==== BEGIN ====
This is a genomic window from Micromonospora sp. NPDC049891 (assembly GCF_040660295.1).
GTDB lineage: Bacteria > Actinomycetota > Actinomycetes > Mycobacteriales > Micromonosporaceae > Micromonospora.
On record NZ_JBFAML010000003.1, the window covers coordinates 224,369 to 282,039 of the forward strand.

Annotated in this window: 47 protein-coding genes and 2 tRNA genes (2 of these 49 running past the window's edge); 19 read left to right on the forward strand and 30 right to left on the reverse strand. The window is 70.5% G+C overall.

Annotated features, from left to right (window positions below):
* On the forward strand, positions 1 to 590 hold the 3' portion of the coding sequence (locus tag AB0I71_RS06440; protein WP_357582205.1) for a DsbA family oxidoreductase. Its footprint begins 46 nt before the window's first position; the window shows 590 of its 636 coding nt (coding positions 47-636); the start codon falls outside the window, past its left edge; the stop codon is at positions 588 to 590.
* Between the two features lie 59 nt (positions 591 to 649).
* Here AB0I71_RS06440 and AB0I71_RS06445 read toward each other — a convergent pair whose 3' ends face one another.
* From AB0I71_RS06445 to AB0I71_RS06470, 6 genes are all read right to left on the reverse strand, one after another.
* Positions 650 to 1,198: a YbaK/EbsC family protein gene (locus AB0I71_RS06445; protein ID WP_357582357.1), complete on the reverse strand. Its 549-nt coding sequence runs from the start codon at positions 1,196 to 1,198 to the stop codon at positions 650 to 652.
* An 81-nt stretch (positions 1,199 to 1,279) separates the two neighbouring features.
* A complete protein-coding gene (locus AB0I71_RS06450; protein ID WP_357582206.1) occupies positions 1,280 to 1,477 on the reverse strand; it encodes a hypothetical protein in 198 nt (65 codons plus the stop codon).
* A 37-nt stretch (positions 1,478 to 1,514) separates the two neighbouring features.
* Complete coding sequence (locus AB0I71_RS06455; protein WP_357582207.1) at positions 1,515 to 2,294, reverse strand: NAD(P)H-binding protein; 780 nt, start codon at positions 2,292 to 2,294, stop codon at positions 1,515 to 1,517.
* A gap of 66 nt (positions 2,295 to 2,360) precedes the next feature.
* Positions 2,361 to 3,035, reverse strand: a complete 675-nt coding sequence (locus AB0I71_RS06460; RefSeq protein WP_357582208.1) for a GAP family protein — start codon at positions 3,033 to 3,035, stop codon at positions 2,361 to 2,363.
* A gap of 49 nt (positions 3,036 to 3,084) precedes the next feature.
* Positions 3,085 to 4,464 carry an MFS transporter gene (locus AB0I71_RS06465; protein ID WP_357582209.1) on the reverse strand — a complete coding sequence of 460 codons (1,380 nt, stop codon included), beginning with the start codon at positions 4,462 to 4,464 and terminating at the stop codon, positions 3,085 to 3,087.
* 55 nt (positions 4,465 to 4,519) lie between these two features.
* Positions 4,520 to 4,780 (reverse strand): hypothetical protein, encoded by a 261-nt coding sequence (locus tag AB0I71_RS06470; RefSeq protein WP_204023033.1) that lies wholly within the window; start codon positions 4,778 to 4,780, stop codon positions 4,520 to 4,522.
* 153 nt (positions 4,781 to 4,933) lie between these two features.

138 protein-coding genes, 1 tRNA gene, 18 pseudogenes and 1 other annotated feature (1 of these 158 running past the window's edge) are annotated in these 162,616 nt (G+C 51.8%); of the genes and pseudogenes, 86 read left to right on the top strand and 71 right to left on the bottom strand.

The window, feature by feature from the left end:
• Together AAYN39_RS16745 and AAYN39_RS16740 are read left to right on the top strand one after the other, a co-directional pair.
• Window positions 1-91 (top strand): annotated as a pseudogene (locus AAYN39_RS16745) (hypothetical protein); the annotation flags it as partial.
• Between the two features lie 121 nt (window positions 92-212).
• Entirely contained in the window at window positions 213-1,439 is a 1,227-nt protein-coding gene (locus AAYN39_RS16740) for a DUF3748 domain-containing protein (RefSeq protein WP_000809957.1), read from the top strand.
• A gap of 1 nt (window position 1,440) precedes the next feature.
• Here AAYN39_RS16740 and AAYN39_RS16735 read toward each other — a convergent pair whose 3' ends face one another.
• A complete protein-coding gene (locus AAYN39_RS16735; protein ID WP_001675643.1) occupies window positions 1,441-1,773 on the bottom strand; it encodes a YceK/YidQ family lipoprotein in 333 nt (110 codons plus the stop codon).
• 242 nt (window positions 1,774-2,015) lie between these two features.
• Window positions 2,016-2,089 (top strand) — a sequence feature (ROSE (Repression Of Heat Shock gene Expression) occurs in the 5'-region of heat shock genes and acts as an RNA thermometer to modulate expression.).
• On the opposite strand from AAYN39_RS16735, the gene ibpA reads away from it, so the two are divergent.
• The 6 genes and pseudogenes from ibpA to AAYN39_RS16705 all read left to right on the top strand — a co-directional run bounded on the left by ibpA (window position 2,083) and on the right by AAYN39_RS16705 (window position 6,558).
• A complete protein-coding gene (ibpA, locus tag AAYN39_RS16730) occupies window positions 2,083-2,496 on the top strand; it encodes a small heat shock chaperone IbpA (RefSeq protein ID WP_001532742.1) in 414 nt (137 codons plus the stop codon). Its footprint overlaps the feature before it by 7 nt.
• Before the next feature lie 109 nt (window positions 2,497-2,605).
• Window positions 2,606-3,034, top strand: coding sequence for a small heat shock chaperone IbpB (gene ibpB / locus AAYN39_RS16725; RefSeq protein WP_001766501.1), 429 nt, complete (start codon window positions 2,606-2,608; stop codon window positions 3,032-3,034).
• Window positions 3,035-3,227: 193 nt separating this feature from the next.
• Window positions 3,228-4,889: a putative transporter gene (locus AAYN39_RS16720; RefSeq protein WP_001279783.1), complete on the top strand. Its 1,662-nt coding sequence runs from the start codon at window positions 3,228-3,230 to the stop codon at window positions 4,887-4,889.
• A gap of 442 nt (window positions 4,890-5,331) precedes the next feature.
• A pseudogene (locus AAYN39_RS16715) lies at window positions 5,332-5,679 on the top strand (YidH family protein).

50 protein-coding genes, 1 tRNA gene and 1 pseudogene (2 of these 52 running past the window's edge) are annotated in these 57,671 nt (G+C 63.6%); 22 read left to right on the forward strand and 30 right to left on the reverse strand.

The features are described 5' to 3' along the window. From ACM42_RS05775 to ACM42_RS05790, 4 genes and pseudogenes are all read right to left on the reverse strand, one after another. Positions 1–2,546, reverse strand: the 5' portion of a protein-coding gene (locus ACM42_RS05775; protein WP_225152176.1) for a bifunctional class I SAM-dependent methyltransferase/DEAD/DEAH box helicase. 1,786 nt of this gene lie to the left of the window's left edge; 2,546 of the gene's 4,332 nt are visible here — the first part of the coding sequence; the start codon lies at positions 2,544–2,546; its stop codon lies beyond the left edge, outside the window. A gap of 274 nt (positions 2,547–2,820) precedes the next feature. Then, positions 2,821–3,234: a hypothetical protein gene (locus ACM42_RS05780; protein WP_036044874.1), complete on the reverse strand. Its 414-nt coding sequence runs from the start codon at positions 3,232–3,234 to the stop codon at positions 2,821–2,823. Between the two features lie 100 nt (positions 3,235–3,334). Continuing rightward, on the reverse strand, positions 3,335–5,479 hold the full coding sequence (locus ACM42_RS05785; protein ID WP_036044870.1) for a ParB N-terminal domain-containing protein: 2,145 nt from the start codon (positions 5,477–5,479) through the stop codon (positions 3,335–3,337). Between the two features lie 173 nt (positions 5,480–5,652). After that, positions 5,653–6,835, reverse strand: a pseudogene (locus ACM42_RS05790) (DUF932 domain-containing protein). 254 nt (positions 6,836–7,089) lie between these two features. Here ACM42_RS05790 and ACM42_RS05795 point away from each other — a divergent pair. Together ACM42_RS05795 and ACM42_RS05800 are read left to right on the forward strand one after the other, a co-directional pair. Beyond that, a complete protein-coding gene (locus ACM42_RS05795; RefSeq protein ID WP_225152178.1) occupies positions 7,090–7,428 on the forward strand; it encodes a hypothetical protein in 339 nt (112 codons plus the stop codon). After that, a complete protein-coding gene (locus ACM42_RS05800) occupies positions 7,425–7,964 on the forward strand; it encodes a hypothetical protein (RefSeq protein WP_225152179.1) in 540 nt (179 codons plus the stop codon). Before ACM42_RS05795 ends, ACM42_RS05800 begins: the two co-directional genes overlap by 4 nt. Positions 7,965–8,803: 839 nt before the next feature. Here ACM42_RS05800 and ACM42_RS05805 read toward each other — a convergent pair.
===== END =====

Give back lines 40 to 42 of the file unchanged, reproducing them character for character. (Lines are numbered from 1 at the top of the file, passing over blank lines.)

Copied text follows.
• A gap of 442 nt (window positions 4,890-5,331) precedes the next feature.
• A pseudogene (locus AAYN39_RS16715) lies at window positions 5,332-5,679 on the top strand (YidH family protein).

50 protein-coding genes, 1 tRNA gene and 1 pseudogene (2 of these 52 running past the window's edge) are annotated in these 57,671 nt (G+C 63.6%); 22 read left to right on the forward strand and 30 right to left on the reverse strand.